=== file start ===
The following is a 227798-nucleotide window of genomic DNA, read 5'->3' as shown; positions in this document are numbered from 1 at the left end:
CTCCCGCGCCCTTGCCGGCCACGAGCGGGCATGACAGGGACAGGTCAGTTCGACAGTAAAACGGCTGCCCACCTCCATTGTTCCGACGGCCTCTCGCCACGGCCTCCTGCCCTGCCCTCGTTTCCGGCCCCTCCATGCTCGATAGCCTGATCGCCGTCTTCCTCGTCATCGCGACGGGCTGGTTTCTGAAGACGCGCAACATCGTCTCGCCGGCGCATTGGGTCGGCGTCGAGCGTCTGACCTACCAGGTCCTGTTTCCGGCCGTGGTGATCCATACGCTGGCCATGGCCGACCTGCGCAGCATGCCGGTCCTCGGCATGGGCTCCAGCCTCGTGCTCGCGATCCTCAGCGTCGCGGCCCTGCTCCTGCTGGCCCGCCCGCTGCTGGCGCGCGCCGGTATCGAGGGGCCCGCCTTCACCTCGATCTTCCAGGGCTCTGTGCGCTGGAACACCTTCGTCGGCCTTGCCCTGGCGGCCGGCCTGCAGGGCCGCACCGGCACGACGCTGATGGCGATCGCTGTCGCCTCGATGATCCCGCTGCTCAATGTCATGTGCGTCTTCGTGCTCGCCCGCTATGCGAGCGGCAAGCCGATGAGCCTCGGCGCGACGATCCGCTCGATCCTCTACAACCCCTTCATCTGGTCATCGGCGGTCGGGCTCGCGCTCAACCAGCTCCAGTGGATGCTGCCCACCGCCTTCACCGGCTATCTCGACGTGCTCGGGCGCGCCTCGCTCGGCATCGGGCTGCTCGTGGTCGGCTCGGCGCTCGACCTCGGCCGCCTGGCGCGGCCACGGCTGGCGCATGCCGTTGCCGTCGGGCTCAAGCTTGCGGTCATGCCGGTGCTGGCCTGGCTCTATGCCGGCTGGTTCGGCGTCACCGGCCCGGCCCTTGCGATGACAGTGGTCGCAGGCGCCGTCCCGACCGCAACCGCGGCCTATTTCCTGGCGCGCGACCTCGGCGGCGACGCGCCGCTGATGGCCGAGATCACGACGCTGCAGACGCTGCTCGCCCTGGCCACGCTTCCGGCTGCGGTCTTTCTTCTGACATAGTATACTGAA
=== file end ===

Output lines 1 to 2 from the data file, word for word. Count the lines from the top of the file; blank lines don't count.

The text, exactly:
The following is a 227798-nucleotide window of genomic DNA, read 5'->3' as shown; positions in this document are numbered from 1 at the left end:
CTCCCGCGCCCTTGCCGGCCACGAGCGGGCATGACAGGGACAGGTCAGTTCGACAGTAAAACGGCTGCCCACCTCCATTGTTCCGACGGCCTCTCGCCACGGCCTCCTGCCCTGCCCTCGTTTCCGGCCCCTCCATGCTCGATAGCCTGATCGCCGTCTTCCTCGTCATCGCGACGGGCTGGTTTCTGAAGACGCGCAACATCGTCTCGCCGGCGCATTGGGTCGGCGTCGAGCGTCTGACCTACCAGGTCCTGTTTCCGGCCGTGGTGATCCATACGCTGGCCATGGCCGACCTGCGCAGCATGCCGGTCCTCGGCATGGGCTCCAGCCTCGTGCTCGCGATCCTCAGCGTCGCGGCCCTGCTCCTGCTGGCCCGCCCGCTGCTGGCGCGCGCCGGTATCGAGGGGCCCGCCTTCACCTCGATCTTCCAGGGCTCTGTGCGCTGGAACACCTTCGTCGGCCTTGCCCTGGCGGCCGGCCTGCAGGGCCGCACCGGCACGACGCTGATGGCGATCGCTGTCGCCTCGATGATCCCGCTGCTCAATGTCATGTGCGTCTTCGTGCTCGCCCGCTATGCGAGCGGCAAGCCGATGAGCCTCGGCGCGACGATCCGCTCGATCCTCTACAACCCCTTCATCTGGTCATCGGCGGTCGGGCTCGCGCTCAACCAGCTCCAGTGGATGCTGCCCACCGCCTTCACCGGCTATCTCGACGTGCTCGGGCGCGCCTCGCTCGGCATCGGGCTGCTCGTGGTCGGCTCGGCGCTCGACCTCGGCCGCCTGGCGCGGCCACGGCTGGCGCATGCCGTTGCCGTCGGGCTCAAGCTTGCGGTCATGCCGGTGCTGGCCTGGCTCTATGCCGGCTGGTTCGGCGTCACCGGCCCGGCCCTTGCGATGACAGTGGTCGCAGGCGCCGTCCCGACCGCAACCGCGGCCTATTTCCTGGCGCGCGACCTCGGCGGCGACGCGCCGCTGATGGCCGAGATCACGACGCTGCAGACGCTGCTCGCCCTGGCCACGCTTCCGGCTGCGGTCTTTCTTCTGACATAGTATACTGAA